And a brave blue whale called Ring tries to warn his fellow whales about the danger of the fragment . . . yet the ocean is huge, and one whale’s voice is comparatively small.
Craig Russell is a Canadian lawyer best known for young adult fantasy; he does a fine job of weaving together the disparate threads of Fragment. The book is a page-turner; once you start, you won’t be able to put it down until you reach the end. The parts featuring the whale Ring are compelling in their depiction of an alien mind and society. And the action is nonstop.
* * *
Random House, 384 pages, $18.99 (hardcover)
iBooks, Kindle, Nook: $10.99 (e-book)
Series: Maze Runner 5
Genre: Adventure SF, Dystopian SF, Post-Apocalyptic SF, Teen SF
James Dashner’s Maze Runner series is well on its way to becoming a “media franchise.” Across four books, the first two made into hit movies so far, he’s told the gripping story of a post-apocalyptic world decimated by solar flares and a terrible plague that turns its victims into savage, mindless killers. An organization called WICKED is the sole remaining force for order.
Under WICKED control, a group of young people led by a boy named Thomas were the last hope for salvation. Carrying the secret of a cure to the plague, these teens underwent a series of life-threatening trials before bringing deliverance to a shattered world. In The Maze Runner, an amnesiac Thomas joined the group and led them out of a huge, deadly maze; The Scorch Trials told of their trek across the ruined world and contact with resistance forces; The Death Cure saw Thomas’s memory restored and the revelation that the plague had been created by WICKED in the wake of the solar flares.
The Kill Order was a prequel; it told the story of the solar flares and set the stage for the rest of the series.
Now The Fever Code closes the circle. It’s the story of Thomas and his friends before The Maze Runner. We learn that Thomas started life as a young genius named Stephen; we see him brainwashed and tortured by WICKED. He gathers a group of talented friends—the group from the original trilogy—and supervises the construction of the Maze from the first book.
It’s difficult for an author to maintain suspense in a book where the ending is known. James Dashner, a master of suspense, turns the trick by using the reader’s knowledge of what’s coming as a source of tension. Although we know that there’s a (somewhat) happy ending coming eventually, we also know the trials and pain that awaits these young people—we know which ones will die and how—and so the story unfolds with a powerful, terrible inevitability. Although The Fever Code is the second of five books by internal chronology, this is definitely one series that should be read in the order of publication.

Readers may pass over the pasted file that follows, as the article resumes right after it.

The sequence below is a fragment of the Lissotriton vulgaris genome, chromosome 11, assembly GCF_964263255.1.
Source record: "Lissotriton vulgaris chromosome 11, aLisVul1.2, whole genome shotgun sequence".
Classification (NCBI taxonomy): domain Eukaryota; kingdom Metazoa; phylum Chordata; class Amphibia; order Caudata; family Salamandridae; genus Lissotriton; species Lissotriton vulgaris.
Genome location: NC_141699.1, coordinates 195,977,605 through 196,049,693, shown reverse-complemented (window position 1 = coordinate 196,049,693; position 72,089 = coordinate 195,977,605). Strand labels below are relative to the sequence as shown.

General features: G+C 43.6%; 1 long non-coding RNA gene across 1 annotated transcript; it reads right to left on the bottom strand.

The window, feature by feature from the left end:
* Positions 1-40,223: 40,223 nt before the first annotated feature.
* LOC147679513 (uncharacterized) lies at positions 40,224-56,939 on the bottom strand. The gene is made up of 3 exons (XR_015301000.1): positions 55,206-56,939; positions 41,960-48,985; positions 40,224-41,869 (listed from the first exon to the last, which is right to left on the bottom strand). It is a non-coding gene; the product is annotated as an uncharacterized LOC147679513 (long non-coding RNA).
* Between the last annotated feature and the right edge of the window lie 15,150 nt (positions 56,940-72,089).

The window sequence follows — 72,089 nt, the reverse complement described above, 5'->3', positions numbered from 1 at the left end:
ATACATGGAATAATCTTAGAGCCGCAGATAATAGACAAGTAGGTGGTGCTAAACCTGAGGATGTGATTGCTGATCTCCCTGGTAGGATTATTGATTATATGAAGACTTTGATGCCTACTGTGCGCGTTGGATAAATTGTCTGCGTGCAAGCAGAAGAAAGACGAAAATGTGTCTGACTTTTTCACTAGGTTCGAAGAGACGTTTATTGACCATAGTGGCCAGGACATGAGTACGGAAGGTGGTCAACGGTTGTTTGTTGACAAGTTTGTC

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The People’s Police
Tor, 288 pages, $27.99 (hardcover)
iBooks, Kindle, Nook: $14.99 (e-book)
Genre: Psychological/Sociological SF
Here’s another new book by Norman Spinrad, always good news.
Spinrad is one of the best-known authors to come out of the New Age movement. A self-described anarchist, for fifty years he’s been the social conscience of science fiction. He’s won the Prix Apollo and been nominated for everything from the Hugo and Nebula Awards to the American Book Award. He’s served as President of the Science Fiction and Fantasy Writers of America and World SF.
Spinrad is definitely an idea man, although his stories usually have plenty of action and adventure. In The People’s Police the idea is the nature and meaning of police work.
The setting is a future New Orleans devastated by frequent hurricanes and corrupt real estate practices, a sprawling city surrounded by slums built on stilts in swamps. The banks and real estate companies own the politicians and the cops, and the city has been slowly sinking into anarchy for decades.
Martin Luther Martin escaped from the gangs of Alligator Swamp through hard work and quick wits. He’s a dutiful police officer increasingly dissatisfied with his work, which mostly involves serving eviction notices on deadbeats . . . until the day comes when he’s called upon to evict himself. Suddenly, enough is enough.
J. B. Lafitte is owner and operator of a well-respected brothel in the Garden District . . . until his business is driven into foreclosure by corrupt politicians.
Mama Legba (also known as MaryLou Boudreau) is a Voodoo princess and TV star with her own reasons to hate the city’s status quo.
These three characters come together when Martin calls publicly for a police strike. This call leads to the formation of the People’s Police, a force genuinely devoted to the good of all the people and guided by a simple principle: when there is no victim, there is no crime.